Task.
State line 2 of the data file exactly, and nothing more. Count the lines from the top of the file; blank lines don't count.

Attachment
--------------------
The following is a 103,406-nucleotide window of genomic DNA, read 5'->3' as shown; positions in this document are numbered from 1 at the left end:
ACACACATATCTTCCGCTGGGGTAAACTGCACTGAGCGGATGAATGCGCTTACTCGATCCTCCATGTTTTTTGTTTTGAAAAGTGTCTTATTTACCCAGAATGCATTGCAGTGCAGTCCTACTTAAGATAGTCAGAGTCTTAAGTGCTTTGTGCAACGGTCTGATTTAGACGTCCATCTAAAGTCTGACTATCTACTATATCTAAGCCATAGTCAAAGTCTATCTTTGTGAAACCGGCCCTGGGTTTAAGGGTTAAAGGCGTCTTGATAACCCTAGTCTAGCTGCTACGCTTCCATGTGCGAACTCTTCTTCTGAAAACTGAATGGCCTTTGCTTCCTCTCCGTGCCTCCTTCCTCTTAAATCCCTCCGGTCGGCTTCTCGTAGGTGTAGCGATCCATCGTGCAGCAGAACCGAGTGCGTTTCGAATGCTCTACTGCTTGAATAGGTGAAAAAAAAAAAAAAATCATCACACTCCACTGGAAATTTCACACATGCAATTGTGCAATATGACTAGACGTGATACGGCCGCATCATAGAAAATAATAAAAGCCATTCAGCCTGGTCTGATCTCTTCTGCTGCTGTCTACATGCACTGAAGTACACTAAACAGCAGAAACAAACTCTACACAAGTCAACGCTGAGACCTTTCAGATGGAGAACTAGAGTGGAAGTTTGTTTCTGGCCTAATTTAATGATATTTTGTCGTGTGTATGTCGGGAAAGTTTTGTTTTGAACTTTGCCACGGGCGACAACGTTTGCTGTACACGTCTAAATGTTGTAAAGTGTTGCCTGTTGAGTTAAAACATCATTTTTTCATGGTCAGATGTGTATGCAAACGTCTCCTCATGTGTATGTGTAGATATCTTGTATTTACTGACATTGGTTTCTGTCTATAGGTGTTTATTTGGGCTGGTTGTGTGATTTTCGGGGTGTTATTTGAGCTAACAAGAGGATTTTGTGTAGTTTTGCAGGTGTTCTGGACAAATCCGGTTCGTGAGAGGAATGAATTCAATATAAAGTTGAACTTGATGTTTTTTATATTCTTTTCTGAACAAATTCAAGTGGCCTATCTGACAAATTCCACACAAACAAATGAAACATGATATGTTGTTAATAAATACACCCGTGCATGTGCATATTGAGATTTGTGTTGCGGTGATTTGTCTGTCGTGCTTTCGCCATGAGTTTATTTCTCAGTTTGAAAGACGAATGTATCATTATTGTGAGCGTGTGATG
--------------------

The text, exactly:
ACACACATATCTTCCGCTGGGGTAAACTGCACTGAGCGGATGAATGCGCTTACTCGATCCTCCATGTTTTTTGTTTTGAAAAGTGTCTTATTTACCCAGAATGCATTGCAGTGCAGTCCTACTTAAGATAGTCAGAGTCTTAAGTGCTTTGTGCAACGGTCTGATTTAGACGTCCATCTAAAGTCTGACTATCTACTATATCTAAGCCATAGTCAAAGTCTATCTTTGTGAAACCGGCCCTGGGTTTAAGGGTTAAAGGCGTCTTGATAACCCTAGTCTAGCTGCTACGCTTCCATGTGCGAACTCTTCTTCTGAAAACTGAATGGCCTTTGCTTCCTCTCCGTGCCTCCTTCCTCTTAAATCCCTCCGGTCGGCTTCTCGTAGGTGTAGCGATCCATCGTGCAGCAGAACCGAGTGCGTTTCGAATGCTCTACTGCTTGAATAGGTGAAAAAAAAAAAAAAATCATCACACTCCACTGGAAATTTCACACATGCAATTGTGCAATATGACTAGACGTGATACGGCCGCATCATAGAAAATAATAAAAGCCATTCAGCCTGGTCTGATCTCTTCTGCTGCTGTCTACATGCACTGAAGTACACTAAACAGCAGAAACAAACTCTACACAAGTCAACGCTGAGACCTTTCAGATGGAGAACTAGAGTGGAAGTTTGTTTCTGGCCTAATTTAATGATATTTTGTCGTGTGTATGTCGGGAAAGTTTTGTTTTGAACTTTGCCACGGGCGACAACGTTTGCTGTACACGTCTAAATGTTGTAAAGTGTTGCCTGTTGAGTTAAAACATCATTTTTTCATGGTCAGATGTGTATGCAAACGTCTCCTCATGTGTATGTGTAGATATCTTGTATTTACTGACATTGGTTTCTGTCTATAGGTGTTTATTTGGGCTGGTTGTGTGATTTTCGGGGTGTTATTTGAGCTAACAAGAGGATTTTGTGTAGTTTTGCAGGTGTTCTGGACAAATCCGGTTCGTGAGAGGAATGAATTCAATATAAAGTTGAACTTGATGTTTTTTATATTCTTTTCTGAACAAATTCAAGTGGCCTATCTGACAAATTCCACACAAACAAATGAAACATGATATGTTGTTAATAAATACACCCGTGCATGTGCATATTGAGATTTGTGTTGCGGTGATTTGTCTGTCGTGCTTTCGCCATGAGTTTATTTCTCAGTTTGAAAGACGAATGTATCATTATTGTGAGCGTGTGATG